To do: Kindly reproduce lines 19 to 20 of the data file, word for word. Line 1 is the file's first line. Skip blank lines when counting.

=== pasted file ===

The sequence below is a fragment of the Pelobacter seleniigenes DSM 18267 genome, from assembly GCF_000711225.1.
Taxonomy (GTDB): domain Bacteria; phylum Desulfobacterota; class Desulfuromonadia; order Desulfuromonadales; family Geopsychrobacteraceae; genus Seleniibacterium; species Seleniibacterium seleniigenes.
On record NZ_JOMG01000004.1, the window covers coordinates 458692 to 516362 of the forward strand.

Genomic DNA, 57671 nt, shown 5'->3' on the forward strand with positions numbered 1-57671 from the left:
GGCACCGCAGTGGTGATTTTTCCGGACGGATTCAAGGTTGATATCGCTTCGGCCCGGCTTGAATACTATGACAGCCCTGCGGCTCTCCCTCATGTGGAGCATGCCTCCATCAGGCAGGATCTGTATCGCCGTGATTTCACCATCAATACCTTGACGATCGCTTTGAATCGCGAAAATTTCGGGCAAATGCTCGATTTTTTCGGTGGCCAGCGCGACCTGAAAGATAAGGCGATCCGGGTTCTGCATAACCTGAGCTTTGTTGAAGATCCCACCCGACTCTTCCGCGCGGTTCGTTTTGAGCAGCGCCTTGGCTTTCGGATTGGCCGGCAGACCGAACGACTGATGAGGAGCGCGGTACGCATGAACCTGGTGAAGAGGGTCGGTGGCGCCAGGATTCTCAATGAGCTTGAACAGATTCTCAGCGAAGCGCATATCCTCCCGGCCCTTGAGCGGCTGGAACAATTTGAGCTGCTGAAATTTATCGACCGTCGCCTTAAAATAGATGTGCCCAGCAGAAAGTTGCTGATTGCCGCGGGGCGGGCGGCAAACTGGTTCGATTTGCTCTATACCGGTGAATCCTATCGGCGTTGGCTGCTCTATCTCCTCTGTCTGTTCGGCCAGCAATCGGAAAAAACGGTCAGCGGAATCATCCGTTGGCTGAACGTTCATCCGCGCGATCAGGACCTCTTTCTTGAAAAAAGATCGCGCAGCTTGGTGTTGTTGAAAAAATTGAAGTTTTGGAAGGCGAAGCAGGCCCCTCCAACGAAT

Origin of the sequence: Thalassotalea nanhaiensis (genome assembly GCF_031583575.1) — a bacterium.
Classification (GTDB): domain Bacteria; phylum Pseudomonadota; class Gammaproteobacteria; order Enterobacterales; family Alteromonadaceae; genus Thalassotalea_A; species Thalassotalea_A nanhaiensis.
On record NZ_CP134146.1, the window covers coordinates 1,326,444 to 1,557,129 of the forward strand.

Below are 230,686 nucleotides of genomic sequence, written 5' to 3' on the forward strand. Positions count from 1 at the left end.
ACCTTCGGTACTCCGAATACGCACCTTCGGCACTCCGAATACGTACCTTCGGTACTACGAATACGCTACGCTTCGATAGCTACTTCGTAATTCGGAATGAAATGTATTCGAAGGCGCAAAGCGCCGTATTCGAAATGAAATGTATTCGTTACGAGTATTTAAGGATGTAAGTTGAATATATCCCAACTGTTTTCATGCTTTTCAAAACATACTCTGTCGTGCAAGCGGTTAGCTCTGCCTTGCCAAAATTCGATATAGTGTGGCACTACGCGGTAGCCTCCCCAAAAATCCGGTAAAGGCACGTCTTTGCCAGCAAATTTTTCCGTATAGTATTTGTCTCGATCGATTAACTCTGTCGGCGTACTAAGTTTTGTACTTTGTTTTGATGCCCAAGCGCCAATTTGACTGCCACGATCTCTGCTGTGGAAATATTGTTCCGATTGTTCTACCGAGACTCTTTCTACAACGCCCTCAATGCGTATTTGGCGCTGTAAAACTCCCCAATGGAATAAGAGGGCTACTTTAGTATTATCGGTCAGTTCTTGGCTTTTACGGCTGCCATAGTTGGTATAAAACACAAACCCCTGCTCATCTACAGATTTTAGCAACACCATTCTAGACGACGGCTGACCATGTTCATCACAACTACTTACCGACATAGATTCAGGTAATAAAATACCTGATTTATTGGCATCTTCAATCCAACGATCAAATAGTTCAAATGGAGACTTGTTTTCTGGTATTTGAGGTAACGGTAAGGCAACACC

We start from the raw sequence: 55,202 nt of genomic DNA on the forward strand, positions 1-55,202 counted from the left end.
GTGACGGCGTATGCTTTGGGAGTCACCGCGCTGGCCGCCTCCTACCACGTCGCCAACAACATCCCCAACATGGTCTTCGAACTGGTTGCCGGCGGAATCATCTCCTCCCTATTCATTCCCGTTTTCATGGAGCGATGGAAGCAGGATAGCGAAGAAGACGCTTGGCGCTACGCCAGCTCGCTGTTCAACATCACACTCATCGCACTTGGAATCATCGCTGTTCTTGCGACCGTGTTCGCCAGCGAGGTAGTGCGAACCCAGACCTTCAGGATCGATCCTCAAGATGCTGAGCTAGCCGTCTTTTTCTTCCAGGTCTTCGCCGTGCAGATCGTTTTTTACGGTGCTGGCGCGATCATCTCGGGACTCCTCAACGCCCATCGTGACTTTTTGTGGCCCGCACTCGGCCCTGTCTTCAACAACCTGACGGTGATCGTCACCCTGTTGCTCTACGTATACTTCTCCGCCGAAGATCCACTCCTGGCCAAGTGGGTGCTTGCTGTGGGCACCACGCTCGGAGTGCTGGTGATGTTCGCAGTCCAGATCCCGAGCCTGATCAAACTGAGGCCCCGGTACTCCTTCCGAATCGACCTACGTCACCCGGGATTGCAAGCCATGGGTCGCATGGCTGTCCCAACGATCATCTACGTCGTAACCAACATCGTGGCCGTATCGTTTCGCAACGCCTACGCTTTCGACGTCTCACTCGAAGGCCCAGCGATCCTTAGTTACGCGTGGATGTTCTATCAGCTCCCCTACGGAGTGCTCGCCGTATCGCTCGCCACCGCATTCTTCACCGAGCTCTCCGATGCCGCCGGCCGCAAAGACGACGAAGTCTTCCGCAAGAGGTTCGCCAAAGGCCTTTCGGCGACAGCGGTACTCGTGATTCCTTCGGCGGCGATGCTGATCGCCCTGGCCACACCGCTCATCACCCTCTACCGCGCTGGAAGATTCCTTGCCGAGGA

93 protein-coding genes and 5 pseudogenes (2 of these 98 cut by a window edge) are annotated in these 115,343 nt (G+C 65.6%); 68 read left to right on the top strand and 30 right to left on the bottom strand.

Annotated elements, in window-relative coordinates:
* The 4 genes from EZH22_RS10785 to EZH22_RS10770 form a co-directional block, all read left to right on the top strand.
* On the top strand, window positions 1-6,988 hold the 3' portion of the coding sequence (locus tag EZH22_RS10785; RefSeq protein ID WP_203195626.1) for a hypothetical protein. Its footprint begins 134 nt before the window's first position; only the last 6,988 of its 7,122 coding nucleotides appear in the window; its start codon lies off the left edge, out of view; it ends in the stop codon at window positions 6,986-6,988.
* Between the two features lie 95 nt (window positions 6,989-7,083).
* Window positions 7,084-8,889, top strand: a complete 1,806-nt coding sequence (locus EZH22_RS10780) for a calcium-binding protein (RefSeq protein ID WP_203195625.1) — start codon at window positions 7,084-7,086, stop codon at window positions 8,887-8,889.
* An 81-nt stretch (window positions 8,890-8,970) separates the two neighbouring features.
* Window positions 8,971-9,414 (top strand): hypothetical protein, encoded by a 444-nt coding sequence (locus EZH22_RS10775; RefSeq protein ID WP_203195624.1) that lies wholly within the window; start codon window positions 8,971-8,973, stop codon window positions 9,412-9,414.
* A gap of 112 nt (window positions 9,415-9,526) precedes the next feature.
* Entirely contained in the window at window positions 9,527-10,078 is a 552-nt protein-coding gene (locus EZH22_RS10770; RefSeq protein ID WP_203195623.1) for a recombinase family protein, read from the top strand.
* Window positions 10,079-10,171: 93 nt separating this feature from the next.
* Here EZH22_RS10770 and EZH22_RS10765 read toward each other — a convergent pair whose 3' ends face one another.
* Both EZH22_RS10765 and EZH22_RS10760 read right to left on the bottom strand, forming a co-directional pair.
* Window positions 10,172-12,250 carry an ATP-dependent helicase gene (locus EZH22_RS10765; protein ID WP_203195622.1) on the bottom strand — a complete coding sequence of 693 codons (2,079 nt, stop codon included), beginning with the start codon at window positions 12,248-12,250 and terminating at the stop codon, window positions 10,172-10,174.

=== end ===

* An 81-nt stretch (window positions 8,890-8,970) separates the two neighbouring features.
* Window positions 8,971-9,414 (top strand): hypothetical protein, encoded by a 444-nt coding sequence (locus EZH22_RS10775; RefSeq protein ID WP_203195624.1) that lies wholly within the window; start codon window positions 8,971-8,973, stop codon window positions 9,412-9,414.